Similarly, in Stone v. Bach, supra, 80 Cal.App.3d 442, the trial court entered a judgment dissolving a partnership and dividing assets. (Id. at p. 443.) The judgment recited that the appellant had previously been ordered to deposit partnership monies collected by him into a trustee account, which he had not done. (Ibid.) Prior to the judgment, the appellant had been found in contempt for failing to deposit partnership monies into the trustee account, and, after the judgment, he was again found in contempt, this time for failing to appear for a judgment debtor examination. (Id. at pp. 443–444.) Based on these facts, the court concluded, "Our duty in these circumstances is clear. [The appellant's] conduct is intolerable. It demonstrates a deliberate effort to achieve a stay of execution of the money judgment against him without complying with legal procedures. At oral argument, his reason for refusal to comply with the trial court's orders to deposit partnership funds into trust and to be sworn for examination was that the orders and the judgment of the court are invalid, as he will assertedly demonstrate during the appeal. This is the worst kind of bootstrapping. A trial court's judgment and orders, all of them, are presumptively valid and must be obeyed and enforced. [Citation.] They are not to be frustrated by litigants except by legally provided methods." (Id.at p. 448, italics added.)
In Tobin v. Casaus, supra, 128 Cal.App.2d 588, the appellant appealed from a personal injury judgment against him, but no stay of execution was sought or granted. (Id. at p. 589.) In the trial court, a receiver was appointed to take over certain of the appellant's assets and a judgment debtor examination of the appellant was scheduled. (Ibid.) When the appellant failed to appear for the examination, a bench warrant issued for his arrest. (Ibid.) The respondent moved to dismiss the appeal because, as of the time of the motion, the appellant still had not surrendered on the warrant or otherwise satisfied the demand of the trial court for his appearance. (Ibid.) Based on these facts, the court dismissed the appeal, (id. at p. 593) saying, "Thus [the] appellant, with full information obtained through this proceeding if in no other way, knew for at least three weeks that he was being sought by the court and that a bench warrant for his arrest had been issued.... It seems incredible that with the imminent prospect of losing his right of appeal in this case, [the] appellant would persist in ignoring the court process." (Id. at p. 592.) The court added, "The right to an appeal must not be lightly forfeited, and where a doubt exists as to a litigant's conduct being contumacious or wilful, an appellate court will tolerate temporarily the acts which were disruptive of the judicial process. We always prefer to resolve a cause on its merits; once the rights of the parties have been determined with finality, then the thwarted authority and offended dignity of the court may be assuaged with condign sanctions to the extent of the affront. [para.] But in the instant case we are dealing with a litigant who not only has previously failed to appear as ordered, but who up to this very time remains a fugitive from justice. Apparently he is unwilling to respond to a court order with which he disagrees, but seeks to obtain on appeal a conclusion with which he may be satisfied. As stated in Soderberg v. Soderberg (1923) 63 Cal.App. 492, 494, 'Defendant is in no position to stipulate with the court under what terms and conditions he will comply with the judgment.' There may be no infringement 'upon the court's inherent power to ignore the demands of litigants who persist in defying the legal orders and processes of this state.' (MacPherson v. MacPherson, supra, at p. 279)" (Id. at p. 592–593; see Say & Say v. Castellano, supra,22 Cal.App.4th at p. 94.)7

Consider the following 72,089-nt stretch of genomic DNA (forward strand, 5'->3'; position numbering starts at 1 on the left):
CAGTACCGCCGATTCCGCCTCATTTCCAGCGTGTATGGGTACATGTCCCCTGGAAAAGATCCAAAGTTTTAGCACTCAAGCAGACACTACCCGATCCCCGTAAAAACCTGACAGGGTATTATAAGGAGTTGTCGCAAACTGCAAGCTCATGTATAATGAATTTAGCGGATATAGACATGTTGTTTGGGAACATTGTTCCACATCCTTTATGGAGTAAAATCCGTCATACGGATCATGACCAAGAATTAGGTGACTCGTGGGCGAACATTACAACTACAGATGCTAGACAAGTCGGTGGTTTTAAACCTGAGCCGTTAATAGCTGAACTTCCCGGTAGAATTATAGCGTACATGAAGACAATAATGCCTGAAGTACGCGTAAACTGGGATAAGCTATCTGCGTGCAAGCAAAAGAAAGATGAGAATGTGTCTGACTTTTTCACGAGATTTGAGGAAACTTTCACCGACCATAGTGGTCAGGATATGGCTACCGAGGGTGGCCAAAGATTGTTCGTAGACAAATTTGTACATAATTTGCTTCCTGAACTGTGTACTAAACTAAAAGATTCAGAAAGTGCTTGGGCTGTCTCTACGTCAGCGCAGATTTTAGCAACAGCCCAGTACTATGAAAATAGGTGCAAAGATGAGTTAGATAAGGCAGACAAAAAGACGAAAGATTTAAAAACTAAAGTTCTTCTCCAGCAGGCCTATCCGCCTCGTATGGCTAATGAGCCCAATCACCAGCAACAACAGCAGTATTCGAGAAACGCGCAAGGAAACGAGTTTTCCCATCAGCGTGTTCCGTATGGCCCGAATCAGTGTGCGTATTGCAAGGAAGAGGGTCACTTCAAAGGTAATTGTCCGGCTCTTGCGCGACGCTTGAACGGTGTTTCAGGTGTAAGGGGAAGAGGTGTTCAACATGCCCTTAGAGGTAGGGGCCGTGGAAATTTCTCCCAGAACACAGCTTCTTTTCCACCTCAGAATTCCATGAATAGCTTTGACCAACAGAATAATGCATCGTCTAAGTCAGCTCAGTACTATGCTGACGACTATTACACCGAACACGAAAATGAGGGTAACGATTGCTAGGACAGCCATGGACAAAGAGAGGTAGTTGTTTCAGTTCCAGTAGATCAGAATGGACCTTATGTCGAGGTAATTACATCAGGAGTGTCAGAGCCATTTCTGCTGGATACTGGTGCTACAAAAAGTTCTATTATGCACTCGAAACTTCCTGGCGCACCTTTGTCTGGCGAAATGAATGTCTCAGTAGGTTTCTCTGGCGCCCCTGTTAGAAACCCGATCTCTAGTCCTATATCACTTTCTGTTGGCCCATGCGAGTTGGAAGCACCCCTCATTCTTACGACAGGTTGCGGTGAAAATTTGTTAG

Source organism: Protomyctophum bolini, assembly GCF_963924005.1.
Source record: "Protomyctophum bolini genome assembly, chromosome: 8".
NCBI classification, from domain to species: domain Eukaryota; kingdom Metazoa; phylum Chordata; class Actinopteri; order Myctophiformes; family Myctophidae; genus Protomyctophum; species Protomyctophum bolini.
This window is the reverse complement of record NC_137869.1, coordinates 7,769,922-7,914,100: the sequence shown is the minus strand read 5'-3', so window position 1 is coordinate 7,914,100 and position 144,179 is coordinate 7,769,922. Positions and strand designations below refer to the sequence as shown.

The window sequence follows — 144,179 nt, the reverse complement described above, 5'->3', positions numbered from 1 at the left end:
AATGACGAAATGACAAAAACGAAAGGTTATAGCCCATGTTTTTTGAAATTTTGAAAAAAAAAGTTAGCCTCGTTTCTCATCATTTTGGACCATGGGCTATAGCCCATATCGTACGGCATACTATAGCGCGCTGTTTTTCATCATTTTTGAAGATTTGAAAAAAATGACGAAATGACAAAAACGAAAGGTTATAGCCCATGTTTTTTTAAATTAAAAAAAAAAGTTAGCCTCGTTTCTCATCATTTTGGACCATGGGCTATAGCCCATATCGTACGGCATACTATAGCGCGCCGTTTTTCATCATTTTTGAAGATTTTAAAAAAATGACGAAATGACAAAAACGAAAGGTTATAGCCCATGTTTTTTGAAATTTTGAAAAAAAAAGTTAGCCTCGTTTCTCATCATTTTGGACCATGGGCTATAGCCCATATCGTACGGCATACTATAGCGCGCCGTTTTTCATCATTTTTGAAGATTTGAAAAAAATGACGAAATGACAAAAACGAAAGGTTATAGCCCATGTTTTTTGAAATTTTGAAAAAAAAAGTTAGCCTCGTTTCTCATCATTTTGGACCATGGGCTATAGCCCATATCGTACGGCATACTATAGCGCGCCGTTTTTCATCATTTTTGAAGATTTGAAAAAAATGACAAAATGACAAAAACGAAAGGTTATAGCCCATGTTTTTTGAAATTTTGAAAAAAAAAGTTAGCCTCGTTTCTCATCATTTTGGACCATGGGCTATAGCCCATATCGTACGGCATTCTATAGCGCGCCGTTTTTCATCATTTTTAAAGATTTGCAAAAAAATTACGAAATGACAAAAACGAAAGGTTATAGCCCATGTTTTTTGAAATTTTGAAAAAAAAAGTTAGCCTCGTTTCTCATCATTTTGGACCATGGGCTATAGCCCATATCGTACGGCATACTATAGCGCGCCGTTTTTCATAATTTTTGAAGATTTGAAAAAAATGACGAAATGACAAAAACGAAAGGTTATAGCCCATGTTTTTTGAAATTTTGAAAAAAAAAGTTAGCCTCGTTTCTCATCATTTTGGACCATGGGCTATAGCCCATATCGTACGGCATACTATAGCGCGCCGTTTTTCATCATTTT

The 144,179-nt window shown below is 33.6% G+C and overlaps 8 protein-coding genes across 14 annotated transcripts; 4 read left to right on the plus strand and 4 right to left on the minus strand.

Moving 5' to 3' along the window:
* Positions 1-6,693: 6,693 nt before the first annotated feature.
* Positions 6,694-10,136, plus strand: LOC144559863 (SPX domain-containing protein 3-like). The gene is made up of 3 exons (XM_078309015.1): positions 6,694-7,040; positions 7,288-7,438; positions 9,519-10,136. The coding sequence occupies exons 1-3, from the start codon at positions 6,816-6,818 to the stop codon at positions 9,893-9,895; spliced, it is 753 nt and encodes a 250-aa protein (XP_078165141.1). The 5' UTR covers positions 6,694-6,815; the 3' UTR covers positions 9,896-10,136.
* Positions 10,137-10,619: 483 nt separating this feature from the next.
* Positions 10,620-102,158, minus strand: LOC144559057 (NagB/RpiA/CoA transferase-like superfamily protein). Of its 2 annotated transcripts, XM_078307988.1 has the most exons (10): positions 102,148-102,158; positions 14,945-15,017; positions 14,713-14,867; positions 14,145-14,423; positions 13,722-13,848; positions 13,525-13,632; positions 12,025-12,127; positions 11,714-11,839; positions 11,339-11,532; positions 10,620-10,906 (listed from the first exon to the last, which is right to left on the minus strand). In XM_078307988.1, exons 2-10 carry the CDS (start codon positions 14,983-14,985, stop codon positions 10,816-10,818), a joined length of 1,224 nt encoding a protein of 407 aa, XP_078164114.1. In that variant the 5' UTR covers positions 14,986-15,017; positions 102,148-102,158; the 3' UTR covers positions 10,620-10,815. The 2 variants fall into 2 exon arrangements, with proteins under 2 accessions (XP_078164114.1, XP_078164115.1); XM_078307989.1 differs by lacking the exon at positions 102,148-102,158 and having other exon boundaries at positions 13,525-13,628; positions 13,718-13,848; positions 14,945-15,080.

B. Application of Disentitlement Doctrine
In this case, defendants, as the appellants in TMS, Inc. v. Aihara, supra, 71 Cal.App.4th 377, have been ordered by a trial court to respond to a postjudgment discovery designed to obtain information to aid in the enforcement of the judgment being appealed. In addition, they have been found to be in contempt of that order. Their conduct "demonstrates a deliberate effort to achieve a stay of execution of the money judgment against [them] without complying with legal procedures." (Stone v. Bach, supra, 80 Cal.App.3d at p. 448.) Such willful disobedience and obstruction of presumptively valid orders can, and in this case does, provide a basis upon which to dismiss the appeal under the disentitlement doctrine.